Samford said he searched recently for stories about game rooms in the Advocate and elsewhere online and mainly found stories about the downsides game rooms have in communities. To be fair, he said, he searched for stories about the good things that game rooms do, too – but found most legal game rooms had closed, because they couldn’t compete with illegal ones.

“We’re asking you now that you have the new opportunities that you have to just regulate the heck out of this, with the goal of zero,” he said.

Chief Deputy Roy Boyd, of the Victoria County Sheriff’s Office, said Monday the sheriff’s office will enforce any ordinance the county implements. He said the office is in favor of working to eliminate game rooms, because it has “grave concerns” about them.

Boyd, like others who spoke, brought up the array of crimes that seem to occur at game rooms, including burglaries and robberies. He said oftentimes crimes that occur at game rooms aren’t reported, because the game room employees don’t want law enforcement to show up, which is likely a sign illegal business is happening.

“If I’m running a business, I have a bakery, and somebody comes in and holds me up at gunpoint and I don’t call law enforcement, that’s what we call a clue,” he said. “They’re probably not making their money on pastries.”

County Commissioner Clint Ives echoed the desire to create an ordinance to regulate game rooms. He said in the weeks since the topic has been “flirted with,” he has yet to hear any benefit to having even legal game rooms in the community.

“I’m of the opinion that the county needs to entertain the most aggressive ordinance that we really can,” he said.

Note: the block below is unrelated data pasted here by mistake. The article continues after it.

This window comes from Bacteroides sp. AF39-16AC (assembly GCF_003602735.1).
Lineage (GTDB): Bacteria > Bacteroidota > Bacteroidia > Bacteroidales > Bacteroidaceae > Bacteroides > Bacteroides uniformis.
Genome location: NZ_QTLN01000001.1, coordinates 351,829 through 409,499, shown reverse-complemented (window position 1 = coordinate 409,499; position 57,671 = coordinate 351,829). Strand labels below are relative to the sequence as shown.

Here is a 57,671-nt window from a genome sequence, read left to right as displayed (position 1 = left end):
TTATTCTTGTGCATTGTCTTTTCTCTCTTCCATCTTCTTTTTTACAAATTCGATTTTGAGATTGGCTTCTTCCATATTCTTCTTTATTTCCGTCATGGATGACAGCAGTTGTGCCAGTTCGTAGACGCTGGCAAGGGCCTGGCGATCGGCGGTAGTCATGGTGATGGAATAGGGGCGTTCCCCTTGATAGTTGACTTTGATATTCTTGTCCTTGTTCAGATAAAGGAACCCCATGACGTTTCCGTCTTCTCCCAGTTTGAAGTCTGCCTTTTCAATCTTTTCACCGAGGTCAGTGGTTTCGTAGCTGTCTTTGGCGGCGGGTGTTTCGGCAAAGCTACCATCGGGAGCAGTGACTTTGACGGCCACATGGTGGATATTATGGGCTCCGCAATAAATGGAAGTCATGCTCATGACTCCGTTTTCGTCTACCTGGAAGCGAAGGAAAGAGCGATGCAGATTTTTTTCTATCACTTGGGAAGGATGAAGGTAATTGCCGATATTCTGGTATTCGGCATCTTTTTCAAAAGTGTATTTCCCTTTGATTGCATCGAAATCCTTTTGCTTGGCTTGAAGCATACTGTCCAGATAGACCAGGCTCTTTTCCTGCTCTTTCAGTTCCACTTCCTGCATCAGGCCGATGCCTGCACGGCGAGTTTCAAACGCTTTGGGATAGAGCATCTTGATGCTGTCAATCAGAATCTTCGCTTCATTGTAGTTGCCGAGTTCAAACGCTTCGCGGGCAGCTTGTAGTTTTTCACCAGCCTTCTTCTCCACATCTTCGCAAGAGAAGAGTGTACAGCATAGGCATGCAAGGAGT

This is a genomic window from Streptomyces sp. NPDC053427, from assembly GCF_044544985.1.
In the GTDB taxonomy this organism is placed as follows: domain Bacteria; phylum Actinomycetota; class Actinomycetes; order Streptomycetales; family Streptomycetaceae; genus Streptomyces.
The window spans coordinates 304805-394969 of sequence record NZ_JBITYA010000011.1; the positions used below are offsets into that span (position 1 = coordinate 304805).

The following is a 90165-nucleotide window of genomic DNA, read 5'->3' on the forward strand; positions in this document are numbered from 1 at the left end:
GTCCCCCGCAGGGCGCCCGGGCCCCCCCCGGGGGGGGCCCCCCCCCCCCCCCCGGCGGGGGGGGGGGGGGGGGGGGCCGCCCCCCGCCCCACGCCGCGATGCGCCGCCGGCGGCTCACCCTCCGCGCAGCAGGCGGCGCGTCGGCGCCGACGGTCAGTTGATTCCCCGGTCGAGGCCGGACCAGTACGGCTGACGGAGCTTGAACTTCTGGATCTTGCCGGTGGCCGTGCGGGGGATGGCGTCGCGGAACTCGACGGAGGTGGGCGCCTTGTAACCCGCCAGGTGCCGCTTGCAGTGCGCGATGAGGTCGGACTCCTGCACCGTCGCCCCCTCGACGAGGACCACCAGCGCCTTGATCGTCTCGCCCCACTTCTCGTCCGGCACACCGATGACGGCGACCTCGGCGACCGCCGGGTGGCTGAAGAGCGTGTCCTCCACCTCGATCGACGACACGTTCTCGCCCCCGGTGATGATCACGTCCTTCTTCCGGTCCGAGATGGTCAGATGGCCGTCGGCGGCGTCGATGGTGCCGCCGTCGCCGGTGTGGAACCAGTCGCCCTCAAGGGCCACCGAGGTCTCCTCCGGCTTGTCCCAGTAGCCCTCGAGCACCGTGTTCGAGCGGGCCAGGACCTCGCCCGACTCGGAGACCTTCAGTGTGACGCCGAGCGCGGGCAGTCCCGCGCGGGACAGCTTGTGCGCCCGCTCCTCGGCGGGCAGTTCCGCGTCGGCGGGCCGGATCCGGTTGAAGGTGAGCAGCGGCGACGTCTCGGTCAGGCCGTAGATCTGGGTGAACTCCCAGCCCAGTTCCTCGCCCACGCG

County Commissioner Danny Garcia agreed, saying if the county doesn’t “go full force on this,” it could open up loopholes for people operating game rooms and lead to further problems.

County Commissioner Gary Burns also agreed. He said he has a problem with any business that’s “based on a lie,” and said people in the courtroom and in the community seemed to be unified on an opinion.

“I can’t see any reason why we don’t go for getting rid of all of them, because I can’t see what good they do,” he said.

County Commissioner Kevin Janak was not present at Monday’s meeting.

Eric Magee, the county’s attorney with law firm Allison, Bass & Magee and Thomas Gwosdz, the city’s attorney, were present at the meeting to offer advice and feedback.

Victoria City Council in 2015 passed an ordinance regulating game rooms within city limits, and strengthened the ordinance in 2018 by adding permitting requirements. After that happened, the number of game rooms in Victoria dropped by 90% over night, Gwosdz said.

Magee and Gwosdz agreed it would be wise for the county and city to work together when crafting an ordinance to best consider the community at-large.

Victoria County Criminal District Attorney Constance Filley Johnson was also present at Monday’s meeting, and said later she and Gwosdz are committed to working together to craft an ordinance that meets both the city and county’s needs.

Zeller said the message he heard from all who spoke Monday was clear – having zero game rooms in the county would be a success. He said the county will work with the city, the district attorney’s office, the sheriff’s office and all necessary groups to craft the right ordinance for the county.

“We’ll proceed down the path of using every tool available to limit and hopefully eliminate game rooms in our community,” he said.

Morgan Theophil covers local government for the Victoria Advocate. She can be reached at 361-580-6511, mtheophil@vicad.com or on Twitter